Pagan worldview of methodical serial killer; 14 obscenities & 2 profanities; depicted murder by poisoning & violence; no sex; no nudity; alcohol use; smoking & drug use; and, masochism, lying & deception.
THE MINUS MAN is yet another disturbing presentation which revolves around murder and social human dysfunction. In this surreal venue, the audience is able to get a glimpse of how a serial killer might think as well as the apparent common subconscious desire to eventually be caught. Containing violence, some obscenities and drug use, this pagan movie offers no solutions.
Of the thousands of movie scripts that come across the desks of movie screeners at production companies on a daily basis, one has to wonder what motivates those with the power of script selection to choose one movie over another. One thing is for sure, it cannot be money alone because THE MINUS MAN, yet another disturbing presentation which revolves around murder and social human dysfunction and which even fails on entertainment value alone, will probably find little audience, even among those who enjoy this kind of movie, much less the vast churchgoing audience.
Owen Wilson was in BOTTLE ROCKET, an exploration of unresolved Generation X angst. (His latest work is THE HAUNTING.) Wilson continues his quest for meaning in life in this movie, but this time as Vann Siegert, a mild mannered, but nevertheless deadly, serial killer. His unique method of execution? An extremely effective poison extracted from a rare fungus found only in the extreme Northwest, which he mixes very efficiently in a little silver flask he leaves around nonchalantly for his victims to partake without warning. Vann has a very valuable asset as well, he is so nondescript in appearance and agreeable in demeanor that he blends in any setting like a perfect chameleon.
Shortly after neatly disposing of one of his most recent victims, Vann is approached by the police for sleeping in a state park and decides he better settle in a nearby small Western town for a while. After looking in the classifieds, he finds a room for rent in the home of Jane (Mercedes Ruehl) and Doug (Brian Cox). This is not your typical middle class couple either. Doug is a masochist who beats himself to a pulp from time to time, and Jane alternately sobs disarmingly over her missing daughter while at other times harshly runs the household like a military academy. Doug takes a liking to Van (as everyone else always does) and gets him a temporary job for the Holiday rush at the local post office. Vann goes to work immediately and thrives, not just at the post office where his enthusiasm and good manners make him the darling of everyone, but also at his favorite pastime, killing unsuspecting folk.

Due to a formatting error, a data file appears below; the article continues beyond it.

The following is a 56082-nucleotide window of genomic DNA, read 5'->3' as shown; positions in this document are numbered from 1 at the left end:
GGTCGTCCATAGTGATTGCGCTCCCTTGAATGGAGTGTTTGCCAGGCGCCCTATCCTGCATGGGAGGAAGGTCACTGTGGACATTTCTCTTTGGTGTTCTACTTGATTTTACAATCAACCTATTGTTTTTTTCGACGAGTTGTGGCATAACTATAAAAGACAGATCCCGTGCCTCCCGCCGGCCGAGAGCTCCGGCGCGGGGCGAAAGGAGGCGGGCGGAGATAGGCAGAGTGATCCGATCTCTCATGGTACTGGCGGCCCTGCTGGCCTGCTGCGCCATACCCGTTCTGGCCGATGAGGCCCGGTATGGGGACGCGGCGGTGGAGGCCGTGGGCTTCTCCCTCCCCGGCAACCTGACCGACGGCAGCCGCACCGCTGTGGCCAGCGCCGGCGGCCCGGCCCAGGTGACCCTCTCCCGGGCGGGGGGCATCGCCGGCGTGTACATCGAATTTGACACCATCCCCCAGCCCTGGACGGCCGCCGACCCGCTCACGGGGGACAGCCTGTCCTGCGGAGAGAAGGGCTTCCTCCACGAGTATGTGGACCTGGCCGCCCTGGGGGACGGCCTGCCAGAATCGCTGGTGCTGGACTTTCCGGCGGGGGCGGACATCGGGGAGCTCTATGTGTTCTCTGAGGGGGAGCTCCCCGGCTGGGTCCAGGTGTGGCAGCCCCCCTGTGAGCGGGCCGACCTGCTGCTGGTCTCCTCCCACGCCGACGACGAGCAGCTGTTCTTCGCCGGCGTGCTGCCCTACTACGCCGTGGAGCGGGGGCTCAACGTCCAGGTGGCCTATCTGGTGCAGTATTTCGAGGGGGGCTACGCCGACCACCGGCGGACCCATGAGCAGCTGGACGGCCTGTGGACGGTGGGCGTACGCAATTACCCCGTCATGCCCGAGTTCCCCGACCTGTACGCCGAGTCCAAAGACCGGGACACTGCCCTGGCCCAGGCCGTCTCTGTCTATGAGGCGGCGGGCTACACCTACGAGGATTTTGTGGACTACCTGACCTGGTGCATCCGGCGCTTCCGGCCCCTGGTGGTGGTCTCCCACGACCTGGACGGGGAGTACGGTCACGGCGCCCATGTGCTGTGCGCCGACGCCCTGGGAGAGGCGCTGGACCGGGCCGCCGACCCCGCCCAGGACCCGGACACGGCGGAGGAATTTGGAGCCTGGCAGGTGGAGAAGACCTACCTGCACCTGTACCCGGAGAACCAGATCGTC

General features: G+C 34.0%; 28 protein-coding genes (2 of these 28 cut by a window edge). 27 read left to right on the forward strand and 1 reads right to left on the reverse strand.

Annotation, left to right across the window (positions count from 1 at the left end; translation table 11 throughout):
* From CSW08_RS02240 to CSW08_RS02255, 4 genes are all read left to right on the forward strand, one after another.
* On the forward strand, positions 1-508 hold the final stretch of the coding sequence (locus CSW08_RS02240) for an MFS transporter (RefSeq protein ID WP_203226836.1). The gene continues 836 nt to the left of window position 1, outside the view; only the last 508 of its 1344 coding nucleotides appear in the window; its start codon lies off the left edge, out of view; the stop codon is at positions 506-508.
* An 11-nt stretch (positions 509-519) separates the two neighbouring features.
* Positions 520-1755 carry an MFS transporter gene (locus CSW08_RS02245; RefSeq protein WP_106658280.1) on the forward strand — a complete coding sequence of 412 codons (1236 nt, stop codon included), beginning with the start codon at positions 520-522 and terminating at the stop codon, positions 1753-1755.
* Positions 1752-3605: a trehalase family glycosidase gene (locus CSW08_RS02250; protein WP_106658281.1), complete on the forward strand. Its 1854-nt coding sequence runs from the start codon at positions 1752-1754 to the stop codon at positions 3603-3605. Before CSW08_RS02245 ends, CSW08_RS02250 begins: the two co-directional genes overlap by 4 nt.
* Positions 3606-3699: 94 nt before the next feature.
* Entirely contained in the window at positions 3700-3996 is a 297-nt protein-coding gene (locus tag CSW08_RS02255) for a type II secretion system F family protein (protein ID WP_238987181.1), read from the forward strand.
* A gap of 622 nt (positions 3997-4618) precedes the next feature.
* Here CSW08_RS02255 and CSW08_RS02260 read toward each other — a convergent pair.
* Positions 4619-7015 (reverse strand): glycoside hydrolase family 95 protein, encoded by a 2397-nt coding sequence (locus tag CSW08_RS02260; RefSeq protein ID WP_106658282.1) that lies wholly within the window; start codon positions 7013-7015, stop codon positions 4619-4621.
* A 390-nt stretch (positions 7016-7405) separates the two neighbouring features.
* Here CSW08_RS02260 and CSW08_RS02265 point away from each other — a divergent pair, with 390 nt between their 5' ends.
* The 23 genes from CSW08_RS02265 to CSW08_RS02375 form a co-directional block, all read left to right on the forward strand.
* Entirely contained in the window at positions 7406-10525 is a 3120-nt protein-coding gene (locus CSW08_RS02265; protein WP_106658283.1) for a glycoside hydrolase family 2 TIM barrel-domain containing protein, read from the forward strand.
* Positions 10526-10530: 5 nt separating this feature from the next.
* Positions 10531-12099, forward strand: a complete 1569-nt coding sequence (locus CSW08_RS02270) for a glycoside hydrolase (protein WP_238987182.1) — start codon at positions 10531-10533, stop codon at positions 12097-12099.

As the body count mounts, suspicions about a possible culprit do also, but of course, who could ever believe Vann might be implicated? Even Ferrin (Janeane Garofalo), a young female coworker who comes on to him with the subtlety of a tornado and quickly befriends him, has no idea as to what makes this guy tick. All along the audience is treated to Vann’s thoughts in voice over mode and to an ongoing dialogue he visually carries on in his mind with Blair (Dwight Yoakam) and Graves (Dennis Haysbert), a couple of callous police detectives who know all about him but, rather than arrest him, play a game of philosophical wits with him. It is in this surreal venue that the audience is able to get a glimpse of how a serial killer might think as well as the apparent common subconscious desire to eventually be caught.
Meanwhile, back in the odd household where Vann resides, Doug is having some problems of his own. His own wife Jane has been found dead in her car with a blow to the head, and Doug is a suspect in that killing. In fact, it appears things are heating up all over, and Vann decides maybe it’s time to head for a cooler climate.
Based on the novel of the same title by Lew McCreary, THE MINUS MAN should have stayed as such. Excruciatingly slow, THE MINUS MAN ultimately goes nowhere. The few interesting elements, such as the question of what goes on inside the mind of a serial killer and why, or even the inner workings of our postal service, were lost by the flat, ineffective direction and disingenuous screenplay of Hampton Fancher. As a result, many others are losers, such as the director of photography Bobby Bukowski, who is expertly able to deliver the appropriate pedestrian yet disquieting mood of the movie, and cast members Janeane Garofalo, Mercedes Ruehl and Brian Cox whose dramatic efforts in this context may not get the credit they deserve. On the other hand, Owen Wilson may have played his role much too well, so well in fact that, just as the movie itself, he may not be able to shake the minus quality of this disturbing production from his persona for some time to come.